Dickinson College student of Economics, Mary Campbell, participated in AMIDEAST Education Abroad’s Area & Arabic Language Studies Program in Amman, Jordan during the Fall 2012 semester. In this post, she reflects on her semester abroad in the Hashemite Kingdom.
Mansef, the national dish of Jordan, is a popular meal among all locals. I took this picture at the house of my language partner when she invited me over for lunch with her family. Having a language partner was a great resource that AMIDEAST provided which was not only important for improving my language skills but also broadening my cultural experience.
For example, at lunch her family was there and anxious to ask me many questions. The mother did not speak English making it challenging and quite frankly impossible to say everything I wanted to say in Arabic; however, it was worth it after I felt fulfillment knowing that even though I had a limited vocabulary I was able to communicate with someone and form a positive relationship which would have been very difficult otherwise. In addition, although differences were apparent between my language partner and I, such as religion, academic focus, family life, and location, it was fascinating to learn how we (both being 20 year old college students) had so much in common yet lived in completely different environments.
I love looking back on pictures taken from the scavenger hunt AMIDEAST sent us on during orientation to become acquainted with Amman and interact with Jordanians. It seems like it was so long ago, yet it was only from a little over a few months ago. I think back to what I knew when those pictures were taken and how difficult simple interactions in Arabic were and how impossible navigating Amman seemed. This program has been hugely successful as I have learned so much and come such a long way since the beginning. Before the program I never would have imagined I had the capability to write a three-page paper about the Muslim Brotherhood in Arabic or to successfully haggle over items in downtown Amman in Arabic.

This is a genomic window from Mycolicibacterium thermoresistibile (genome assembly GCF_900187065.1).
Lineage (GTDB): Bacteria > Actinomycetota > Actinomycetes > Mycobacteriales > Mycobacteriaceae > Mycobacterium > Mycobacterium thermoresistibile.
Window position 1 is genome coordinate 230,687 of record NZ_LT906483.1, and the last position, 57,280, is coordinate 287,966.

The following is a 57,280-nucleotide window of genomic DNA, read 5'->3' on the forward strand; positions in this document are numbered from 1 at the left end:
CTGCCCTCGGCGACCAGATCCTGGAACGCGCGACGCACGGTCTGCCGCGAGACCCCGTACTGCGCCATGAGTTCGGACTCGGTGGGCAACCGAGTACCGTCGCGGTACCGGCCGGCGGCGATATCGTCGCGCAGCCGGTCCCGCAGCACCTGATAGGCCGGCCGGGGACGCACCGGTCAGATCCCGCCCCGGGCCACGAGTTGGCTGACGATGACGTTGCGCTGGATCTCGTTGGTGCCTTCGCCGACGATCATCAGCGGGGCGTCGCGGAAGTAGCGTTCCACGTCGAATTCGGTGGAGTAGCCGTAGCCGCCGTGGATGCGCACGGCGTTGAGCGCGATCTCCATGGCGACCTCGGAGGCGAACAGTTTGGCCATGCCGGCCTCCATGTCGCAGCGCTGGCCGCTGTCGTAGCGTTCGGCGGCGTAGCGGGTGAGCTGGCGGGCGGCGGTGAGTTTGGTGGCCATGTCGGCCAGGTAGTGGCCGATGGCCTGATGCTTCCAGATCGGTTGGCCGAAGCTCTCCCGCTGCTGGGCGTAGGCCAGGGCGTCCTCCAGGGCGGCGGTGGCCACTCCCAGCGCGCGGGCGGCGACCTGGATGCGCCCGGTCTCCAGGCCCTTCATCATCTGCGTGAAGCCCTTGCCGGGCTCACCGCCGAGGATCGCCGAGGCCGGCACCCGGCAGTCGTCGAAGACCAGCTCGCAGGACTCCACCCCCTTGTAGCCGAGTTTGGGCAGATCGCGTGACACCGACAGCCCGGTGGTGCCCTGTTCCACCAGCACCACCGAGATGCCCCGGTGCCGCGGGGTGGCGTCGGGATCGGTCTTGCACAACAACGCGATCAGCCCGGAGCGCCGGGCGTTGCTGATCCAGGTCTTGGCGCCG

Pictured are Samir, my host brother, Mama Janet, my host mother, and Madison, an American student living with me. I feel that my host family experience was extremely beneficial to me because I was forced to use Arabic all the time, as my host mother did not speak English. It was very difficult adjusting and at first I was afraid to speak with her as much as I should of because of the difficulties associated with our interactions. Many times I wouldn’t understand her or vice versa and I would become very frustrated. Not long after realizing that I was not benefiting anyone by not speaking with her often, I decided to initiate more conversations. Although by the end we still didn’t always understand each other perfectly, I had come to realize that learning a language isn’t about perfection. In the beginning stages, it is about being able to understand basic ideas and be understood by others. This involves getting over the fear of making mistakes, which the host family experience definitely allowed me to do.